FORTUNE -- Facebook (fb) shares didn't pop. They didn't crumble. They closed the day at $38.23 per share, or less than a percentage point higher than where the company's IPO had priced last night.
The typical media narrative, of course, is catastrophic. Conventional wisdom had been that Facebook would close the day up around $50 per share, or at least in the low $40's. Not because people actually thought Facebook was undervalued at around $107 billion, but because everyone thinks IPO buyers deserve an extra 10% or 15% reward on the first day of trading. As if getting access to shares in the world's hottest Internet company is the investor equivalent of being a server at Chili's.
Facebook paid its IPO underwriters to do one job, and one job only: Generate the most money possible through the initial public offering of Facebook stock. It did not pay them to offer 10-15% discounts so that Morgan Stanley or Goldman Sachs could ingratiate themselves to high-net-worth clients. That may be how it usually works in practice, but that doesn't make it right. Imagine if you found out your real estate broker had priced your home for $50,000 below market value because she thought it would generate more interactions with buyers for her other properties?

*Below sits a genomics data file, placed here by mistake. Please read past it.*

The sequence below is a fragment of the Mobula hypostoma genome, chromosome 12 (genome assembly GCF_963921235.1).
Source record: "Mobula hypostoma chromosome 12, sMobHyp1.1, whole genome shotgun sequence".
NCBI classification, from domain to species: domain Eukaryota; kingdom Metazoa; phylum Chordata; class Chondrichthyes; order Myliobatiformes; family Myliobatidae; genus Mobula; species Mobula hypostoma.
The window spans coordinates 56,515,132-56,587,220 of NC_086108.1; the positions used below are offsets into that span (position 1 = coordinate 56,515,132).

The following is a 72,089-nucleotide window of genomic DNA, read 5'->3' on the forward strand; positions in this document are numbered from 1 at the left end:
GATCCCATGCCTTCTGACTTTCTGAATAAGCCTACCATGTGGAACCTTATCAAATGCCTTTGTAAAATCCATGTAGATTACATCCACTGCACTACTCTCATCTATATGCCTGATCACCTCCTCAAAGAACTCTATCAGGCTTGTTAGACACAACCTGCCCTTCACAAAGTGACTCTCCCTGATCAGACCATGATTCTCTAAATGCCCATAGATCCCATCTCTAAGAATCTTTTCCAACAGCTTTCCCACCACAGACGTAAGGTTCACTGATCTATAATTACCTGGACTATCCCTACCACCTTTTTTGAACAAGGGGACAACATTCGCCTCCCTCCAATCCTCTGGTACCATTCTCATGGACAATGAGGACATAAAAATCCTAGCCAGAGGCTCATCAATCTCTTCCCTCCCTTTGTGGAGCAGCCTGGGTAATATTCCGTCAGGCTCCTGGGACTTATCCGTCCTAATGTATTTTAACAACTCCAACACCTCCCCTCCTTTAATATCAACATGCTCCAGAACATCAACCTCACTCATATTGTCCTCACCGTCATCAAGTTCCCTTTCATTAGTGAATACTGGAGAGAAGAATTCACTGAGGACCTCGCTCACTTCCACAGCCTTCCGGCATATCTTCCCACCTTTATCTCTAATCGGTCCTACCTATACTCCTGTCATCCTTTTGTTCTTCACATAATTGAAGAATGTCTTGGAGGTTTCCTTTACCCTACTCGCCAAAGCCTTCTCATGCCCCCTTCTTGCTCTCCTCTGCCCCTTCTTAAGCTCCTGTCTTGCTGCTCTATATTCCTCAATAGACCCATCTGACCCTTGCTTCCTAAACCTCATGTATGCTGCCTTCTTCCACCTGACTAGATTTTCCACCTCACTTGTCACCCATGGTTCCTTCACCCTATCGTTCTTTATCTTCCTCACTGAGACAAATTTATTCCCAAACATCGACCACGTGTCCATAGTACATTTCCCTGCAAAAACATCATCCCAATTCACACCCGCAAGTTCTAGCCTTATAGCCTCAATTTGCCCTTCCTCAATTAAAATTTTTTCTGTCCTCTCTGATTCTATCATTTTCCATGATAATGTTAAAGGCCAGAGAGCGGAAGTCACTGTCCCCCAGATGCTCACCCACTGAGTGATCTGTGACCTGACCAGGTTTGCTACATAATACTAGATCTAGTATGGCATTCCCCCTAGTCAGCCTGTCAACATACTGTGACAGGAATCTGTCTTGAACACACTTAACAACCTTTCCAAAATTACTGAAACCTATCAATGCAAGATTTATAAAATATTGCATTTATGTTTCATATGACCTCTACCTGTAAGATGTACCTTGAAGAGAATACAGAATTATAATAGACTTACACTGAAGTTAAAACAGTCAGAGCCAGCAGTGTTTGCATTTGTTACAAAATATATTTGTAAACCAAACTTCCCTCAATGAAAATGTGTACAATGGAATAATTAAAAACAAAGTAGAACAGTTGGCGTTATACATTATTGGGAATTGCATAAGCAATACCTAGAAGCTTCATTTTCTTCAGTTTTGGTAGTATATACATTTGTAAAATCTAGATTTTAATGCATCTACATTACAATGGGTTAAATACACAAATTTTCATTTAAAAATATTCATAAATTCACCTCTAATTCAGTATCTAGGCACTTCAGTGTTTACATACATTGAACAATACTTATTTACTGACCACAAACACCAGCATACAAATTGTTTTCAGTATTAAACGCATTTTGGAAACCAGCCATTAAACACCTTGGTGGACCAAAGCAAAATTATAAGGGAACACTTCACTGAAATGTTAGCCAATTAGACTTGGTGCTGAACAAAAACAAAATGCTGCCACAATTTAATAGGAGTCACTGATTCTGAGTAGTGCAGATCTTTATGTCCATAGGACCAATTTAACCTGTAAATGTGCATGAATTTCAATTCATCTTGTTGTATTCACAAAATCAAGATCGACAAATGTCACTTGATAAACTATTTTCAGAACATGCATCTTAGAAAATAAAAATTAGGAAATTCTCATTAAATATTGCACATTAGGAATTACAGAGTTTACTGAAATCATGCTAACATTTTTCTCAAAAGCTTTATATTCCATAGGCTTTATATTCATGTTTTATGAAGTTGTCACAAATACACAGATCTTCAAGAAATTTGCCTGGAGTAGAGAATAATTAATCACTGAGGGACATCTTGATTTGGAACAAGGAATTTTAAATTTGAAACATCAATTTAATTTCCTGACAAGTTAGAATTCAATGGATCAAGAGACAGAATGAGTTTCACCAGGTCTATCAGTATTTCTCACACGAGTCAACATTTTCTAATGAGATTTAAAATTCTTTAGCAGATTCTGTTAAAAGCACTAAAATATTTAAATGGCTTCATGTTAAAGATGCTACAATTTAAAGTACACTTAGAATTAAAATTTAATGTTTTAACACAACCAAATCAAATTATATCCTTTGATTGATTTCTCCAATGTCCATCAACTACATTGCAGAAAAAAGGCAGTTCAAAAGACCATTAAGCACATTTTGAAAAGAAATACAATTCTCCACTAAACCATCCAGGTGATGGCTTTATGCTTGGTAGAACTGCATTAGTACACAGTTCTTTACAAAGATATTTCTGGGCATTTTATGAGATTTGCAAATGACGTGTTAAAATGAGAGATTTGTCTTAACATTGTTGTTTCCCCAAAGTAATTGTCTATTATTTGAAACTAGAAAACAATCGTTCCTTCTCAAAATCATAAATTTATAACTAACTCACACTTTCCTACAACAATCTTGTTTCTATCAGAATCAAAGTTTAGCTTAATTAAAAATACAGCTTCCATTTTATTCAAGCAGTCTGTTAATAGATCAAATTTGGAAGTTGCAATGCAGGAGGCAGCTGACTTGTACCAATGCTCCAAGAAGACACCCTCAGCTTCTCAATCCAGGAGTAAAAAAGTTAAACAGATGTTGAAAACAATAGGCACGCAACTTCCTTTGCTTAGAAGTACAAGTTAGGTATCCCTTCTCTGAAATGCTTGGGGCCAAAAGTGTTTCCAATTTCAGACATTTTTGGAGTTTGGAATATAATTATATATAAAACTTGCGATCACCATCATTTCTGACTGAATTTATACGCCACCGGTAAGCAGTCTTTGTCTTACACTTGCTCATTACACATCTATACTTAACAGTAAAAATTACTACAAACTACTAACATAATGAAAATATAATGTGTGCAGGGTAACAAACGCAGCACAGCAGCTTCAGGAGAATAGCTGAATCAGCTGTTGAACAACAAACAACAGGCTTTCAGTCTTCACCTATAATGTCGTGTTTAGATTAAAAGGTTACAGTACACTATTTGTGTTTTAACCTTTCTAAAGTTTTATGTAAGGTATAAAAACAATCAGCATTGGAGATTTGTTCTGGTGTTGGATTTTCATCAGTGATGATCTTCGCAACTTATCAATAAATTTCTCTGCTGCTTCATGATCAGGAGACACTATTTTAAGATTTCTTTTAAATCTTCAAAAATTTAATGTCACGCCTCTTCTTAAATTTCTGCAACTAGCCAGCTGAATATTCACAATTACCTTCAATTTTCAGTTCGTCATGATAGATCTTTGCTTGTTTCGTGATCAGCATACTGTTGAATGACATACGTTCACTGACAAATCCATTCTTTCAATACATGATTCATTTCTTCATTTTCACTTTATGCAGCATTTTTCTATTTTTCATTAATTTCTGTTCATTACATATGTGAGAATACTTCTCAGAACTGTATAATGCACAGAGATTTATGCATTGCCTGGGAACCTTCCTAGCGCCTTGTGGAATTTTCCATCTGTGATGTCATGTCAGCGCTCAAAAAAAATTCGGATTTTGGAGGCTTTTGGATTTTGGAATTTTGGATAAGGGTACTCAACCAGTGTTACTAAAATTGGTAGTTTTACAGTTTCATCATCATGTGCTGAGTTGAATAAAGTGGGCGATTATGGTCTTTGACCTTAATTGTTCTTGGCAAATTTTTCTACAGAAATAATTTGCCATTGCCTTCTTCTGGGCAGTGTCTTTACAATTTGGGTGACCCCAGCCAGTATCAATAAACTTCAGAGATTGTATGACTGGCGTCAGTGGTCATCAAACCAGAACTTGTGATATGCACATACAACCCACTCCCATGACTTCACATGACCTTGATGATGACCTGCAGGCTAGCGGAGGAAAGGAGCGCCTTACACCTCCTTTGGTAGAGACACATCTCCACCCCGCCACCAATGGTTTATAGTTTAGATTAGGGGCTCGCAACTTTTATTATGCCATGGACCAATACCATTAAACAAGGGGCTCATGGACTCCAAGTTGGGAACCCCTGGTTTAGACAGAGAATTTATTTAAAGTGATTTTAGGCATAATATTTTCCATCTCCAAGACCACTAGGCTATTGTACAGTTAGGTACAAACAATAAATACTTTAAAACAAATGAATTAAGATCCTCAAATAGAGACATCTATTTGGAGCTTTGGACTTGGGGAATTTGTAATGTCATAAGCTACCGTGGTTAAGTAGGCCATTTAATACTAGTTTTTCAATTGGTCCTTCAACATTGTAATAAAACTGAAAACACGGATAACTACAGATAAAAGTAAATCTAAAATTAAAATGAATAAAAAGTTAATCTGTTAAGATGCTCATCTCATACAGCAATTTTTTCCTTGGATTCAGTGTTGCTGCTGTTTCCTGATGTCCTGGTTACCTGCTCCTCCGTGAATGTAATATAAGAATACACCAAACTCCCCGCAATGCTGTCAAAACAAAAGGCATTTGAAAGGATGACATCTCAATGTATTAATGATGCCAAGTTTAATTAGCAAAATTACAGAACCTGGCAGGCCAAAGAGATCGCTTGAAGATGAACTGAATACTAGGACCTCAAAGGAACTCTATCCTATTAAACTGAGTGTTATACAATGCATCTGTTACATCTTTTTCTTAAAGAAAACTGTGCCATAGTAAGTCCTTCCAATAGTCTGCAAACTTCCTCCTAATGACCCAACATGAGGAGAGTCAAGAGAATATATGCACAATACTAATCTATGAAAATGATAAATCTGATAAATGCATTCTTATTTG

Last year, LinkedIn (lnkd) bankers -- including some of the same firms -- took some heat when the company's shares closed their first day of trading up more than 80%. It was deserved.
Now there obviously are some shades of gray here, as Facebook's bankers worked furiously to prevent the price from falling below $38 in the market's final moments -- an event that would have embarrassed both the bankers and their client. But the reality is that Facebook got as much money today as the market was ready to give. If it continues to generate strong margins, then its price will rise and today's buyers will be ultimately rewarded. If its recent growth slowdown becomes a trend, then it could go the other way.
But an IPO is a single-day event, for the primary purpose of generating issuer cash. And Facebook's bankers got it right, even if it was the last thing anyone expected.
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